Saturday, October 15, 2011

I'm sure the suspense was killing you...

As you may remember, I have been stressing out recently because in addition to my slightly-more-than-full-time course load, my 20 hours a week job (that needed me for 32 hours a week til the end of October), my questionable decision to volunteer with my church, my eventual goal of passing the FSOA, my ongoing battles with the health insurance company, and my attempts to have a life, I have been stressing out about passing my Serbian language test.

You see my program requires 'fluency' (rather loosely defined) in a foreign language to graduate. Unfortunately, you can't take language classes and use them towards the degree, you just have to study on your own time and pass a test.

Even more unfortunately, they don't have any Serbian (or Bosnian, Croatian, Montenegrin, whatever) testers at my school. And they are too cheap to pay for one.

And even more unfortunately, DoS isn't willing to pay for me to take the test. Even though I'm in the same stage of the testing process as all the other people who take the language test. And even though they will have to pay for it eventually. And even though it would save them time and trouble later and they have a whole Institute just for that.


My only option turned out to be an accredited (read - expensive) testing agency in Arlington, where I could be tested in Reading and Speaking, with listening thrown in for free for only $450.

Lesser grad students would have fainted at the cost, but clearly, I am a warrior. So I showed up yesterday after work, sick as a dog and with no clue what the test was supposed to cover and with about 10 minutes of studying rattling around in my head. (I've been busy.)

Apparently they use the FSI method and even do testing for FSI students sometimes, so it was very offical. Basically, there's a conversation first. Then you give a presentation, then you give the gist of 5-6 articles (you have 6 minutes to prepare), then you explain to them in rather excruciating detail the meaning of a couple longer articles, finally you 'interview' one tester and report back (in English) to the other.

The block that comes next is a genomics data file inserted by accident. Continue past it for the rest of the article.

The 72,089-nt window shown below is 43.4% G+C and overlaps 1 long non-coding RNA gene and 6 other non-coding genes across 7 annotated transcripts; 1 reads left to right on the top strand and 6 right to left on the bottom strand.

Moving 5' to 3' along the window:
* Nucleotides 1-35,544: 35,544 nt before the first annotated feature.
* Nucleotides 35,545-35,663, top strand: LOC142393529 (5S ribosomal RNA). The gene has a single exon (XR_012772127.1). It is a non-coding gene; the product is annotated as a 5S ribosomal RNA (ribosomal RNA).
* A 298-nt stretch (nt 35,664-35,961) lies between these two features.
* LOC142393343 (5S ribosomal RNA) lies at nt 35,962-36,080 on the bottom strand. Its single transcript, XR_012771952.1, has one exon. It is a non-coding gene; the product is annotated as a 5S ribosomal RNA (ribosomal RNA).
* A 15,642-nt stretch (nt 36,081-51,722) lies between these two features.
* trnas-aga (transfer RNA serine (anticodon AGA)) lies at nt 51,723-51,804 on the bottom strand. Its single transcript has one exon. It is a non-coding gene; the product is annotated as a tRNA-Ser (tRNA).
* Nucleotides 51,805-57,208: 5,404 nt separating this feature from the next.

I learned a lot about myself during this experience.

First, I am apparently good at having conversations under pressure. You'd think it would be awkward, but it was kind of fun.

Second, my so-so public speaking skills in English translate to horrifically bad presentations in the target language. I'm not sure if I didn't take it seriously enough or what, but it was just painful.

Finally, I like reading because you don't really need to know grammar.

As I may have mentioned, I needed a 1+/1+ in order to graduate. No passing score, no diploma, no diploma no Foreign Service, so the pressure was on. I was pretty sure I'd score a little higher than I needed to in reading, maybe a 2. But my speaking skills have deteriorated a ton - I haven't had anyone to speak to really for years - so I worried about getting the necessary 1+ in speaking.
My final scores were...drumroll please...

I got a 2 in speaking!
I got a totally free 2+ in listening.
And finally, a 3 in reading!

Congratulations mom and dad, your daughter can read!

There was a bit of consternation on the part of the testers about the disparity between my reading and speaking skills. I think the general consensus was that I will probably need to learn grammar someday and work on using my full vocabulary. But considering how long I've been away from Serbia - just studying on my own and reading what I can - I am pleased with the results. And I am very, very pleased to not have to pay to take the test again.

No comments:

Post a Comment